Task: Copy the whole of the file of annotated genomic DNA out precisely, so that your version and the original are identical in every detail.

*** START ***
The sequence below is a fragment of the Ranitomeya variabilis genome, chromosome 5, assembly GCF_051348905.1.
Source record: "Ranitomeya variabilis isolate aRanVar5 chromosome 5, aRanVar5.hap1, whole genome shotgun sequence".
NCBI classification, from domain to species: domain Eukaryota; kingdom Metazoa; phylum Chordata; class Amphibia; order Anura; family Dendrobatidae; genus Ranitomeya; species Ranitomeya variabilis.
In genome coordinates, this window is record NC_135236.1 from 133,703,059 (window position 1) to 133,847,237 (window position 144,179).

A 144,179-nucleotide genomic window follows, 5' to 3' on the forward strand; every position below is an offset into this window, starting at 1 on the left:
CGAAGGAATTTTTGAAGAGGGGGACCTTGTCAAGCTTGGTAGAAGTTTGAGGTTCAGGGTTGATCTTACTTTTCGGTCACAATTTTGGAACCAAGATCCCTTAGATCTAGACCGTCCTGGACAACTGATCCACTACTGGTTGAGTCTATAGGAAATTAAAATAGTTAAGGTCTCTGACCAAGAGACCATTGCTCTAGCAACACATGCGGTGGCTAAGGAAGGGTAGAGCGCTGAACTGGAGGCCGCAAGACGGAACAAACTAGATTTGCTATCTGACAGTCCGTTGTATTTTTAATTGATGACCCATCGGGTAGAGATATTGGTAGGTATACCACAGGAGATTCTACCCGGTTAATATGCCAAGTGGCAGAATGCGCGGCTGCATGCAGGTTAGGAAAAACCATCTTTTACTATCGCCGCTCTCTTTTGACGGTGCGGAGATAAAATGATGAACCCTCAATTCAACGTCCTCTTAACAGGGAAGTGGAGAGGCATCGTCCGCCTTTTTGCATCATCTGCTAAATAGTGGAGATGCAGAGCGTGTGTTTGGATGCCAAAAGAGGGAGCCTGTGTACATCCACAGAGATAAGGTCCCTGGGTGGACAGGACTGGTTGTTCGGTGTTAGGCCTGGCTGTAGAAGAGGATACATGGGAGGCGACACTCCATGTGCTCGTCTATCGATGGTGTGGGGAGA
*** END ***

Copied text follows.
The sequence below is a fragment of the Ranitomeya variabilis genome, chromosome 5, assembly GCF_051348905.1.
Source record: "Ranitomeya variabilis isolate aRanVar5 chromosome 5, aRanVar5.hap1, whole genome shotgun sequence".
NCBI classification, from domain to species: domain Eukaryota; kingdom Metazoa; phylum Chordata; class Amphibia; order Anura; family Dendrobatidae; genus Ranitomeya; species Ranitomeya variabilis.
In genome coordinates, this window is record NC_135236.1 from 133,703,059 (window position 1) to 133,847,237 (window position 144,179).

A 144,179-nucleotide genomic window follows, 5' to 3' on the forward strand; every position below is an offset into this window, starting at 1 on the left:
CGAAGGAATTTTTGAAGAGGGGGACCTTGTCAAGCTTGGTAGAAGTTTGAGGTTCAGGGTTGATCTTACTTTTCGGTCACAATTTTGGAACCAAGATCCCTTAGATCTAGACCGTCCTGGACAACTGATCCACTACTGGTTGAGTCTATAGGAAATTAAAATAGTTAAGGTCTCTGACCAAGAGACCATTGCTCTAGCAACACATGCGGTGGCTAAGGAAGGGTAGAGCGCTGAACTGGAGGCCGCAAGACGGAACAAACTAGATTTGCTATCTGACAGTCCGTTGTATTTTTAATTGATGACCCATCGGGTAGAGATATTGGTAGGTATACCACAGGAGATTCTACCCGGTTAATATGCCAAGTGGCAGAATGCGCGGCTGCATGCAGGTTAGGAAAAACCATCTTTTACTATCGCCGCTCTCTTTTGACGGTGCGGAGATAAAATGATGAACCCTCAATTCAACGTCCTCTTAACAGGGAAGTGGAGAGGCATCGTCCGCCTTTTTGCATCATCTGCTAAATAGTGGAGATGCAGAGCGTGTGTTTGGATGCCAAAAGAGGGAGCCTGTGTACATCCACAGAGATAAGGTCCCTGGGTGGACAGGACTGGTTGTTCGGTGTTAGGCCTGGCTGTAGAAGAGGATACATGGGAGGCGACACTCCATGTGCTCGTCTATCGATGGTGTGGGGAGA